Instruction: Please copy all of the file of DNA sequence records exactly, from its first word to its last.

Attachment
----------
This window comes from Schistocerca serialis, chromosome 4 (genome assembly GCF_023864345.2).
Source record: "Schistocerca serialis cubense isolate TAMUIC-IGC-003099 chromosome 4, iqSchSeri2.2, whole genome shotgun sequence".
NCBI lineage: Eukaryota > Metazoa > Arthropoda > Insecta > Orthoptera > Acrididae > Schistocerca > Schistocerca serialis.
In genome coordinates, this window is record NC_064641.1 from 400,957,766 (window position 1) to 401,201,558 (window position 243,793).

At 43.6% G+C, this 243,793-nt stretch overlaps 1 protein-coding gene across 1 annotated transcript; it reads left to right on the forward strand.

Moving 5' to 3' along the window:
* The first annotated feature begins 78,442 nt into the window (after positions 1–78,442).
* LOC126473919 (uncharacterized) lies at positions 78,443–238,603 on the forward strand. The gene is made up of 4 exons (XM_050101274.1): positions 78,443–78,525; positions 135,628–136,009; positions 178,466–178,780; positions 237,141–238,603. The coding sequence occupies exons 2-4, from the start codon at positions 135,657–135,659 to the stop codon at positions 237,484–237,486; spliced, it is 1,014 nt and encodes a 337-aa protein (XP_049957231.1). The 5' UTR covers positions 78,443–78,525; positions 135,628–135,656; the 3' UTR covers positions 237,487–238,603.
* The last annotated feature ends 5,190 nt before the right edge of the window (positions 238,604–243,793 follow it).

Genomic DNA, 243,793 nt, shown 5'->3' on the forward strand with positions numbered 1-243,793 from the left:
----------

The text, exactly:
This window comes from Schistocerca serialis, chromosome 4 (genome assembly GCF_023864345.2).
Source record: "Schistocerca serialis cubense isolate TAMUIC-IGC-003099 chromosome 4, iqSchSeri2.2, whole genome shotgun sequence".
NCBI lineage: Eukaryota > Metazoa > Arthropoda > Insecta > Orthoptera > Acrididae > Schistocerca > Schistocerca serialis.
In genome coordinates, this window is record NC_064641.1 from 400,957,766 (window position 1) to 401,201,558 (window position 243,793).

At 43.6% G+C, this 243,793-nt stretch overlaps 1 protein-coding gene across 1 annotated transcript; it reads left to right on the forward strand.

Moving 5' to 3' along the window:
* The first annotated feature begins 78,442 nt into the window (after positions 1–78,442).
* LOC126473919 (uncharacterized) lies at positions 78,443–238,603 on the forward strand. The gene is made up of 4 exons (XM_050101274.1): positions 78,443–78,525; positions 135,628–136,009; positions 178,466–178,780; positions 237,141–238,603. The coding sequence occupies exons 2-4, from the start codon at positions 135,657–135,659 to the stop codon at positions 237,484–237,486; spliced, it is 1,014 nt and encodes a 337-aa protein (XP_049957231.1). The 5' UTR covers positions 78,443–78,525; positions 135,628–135,656; the 3' UTR covers positions 237,487–238,603.
* The last annotated feature ends 5,190 nt before the right edge of the window (positions 238,604–243,793 follow it).

Genomic DNA, 243,793 nt, shown 5'->3' on the forward strand with positions numbered 1-243,793 from the left: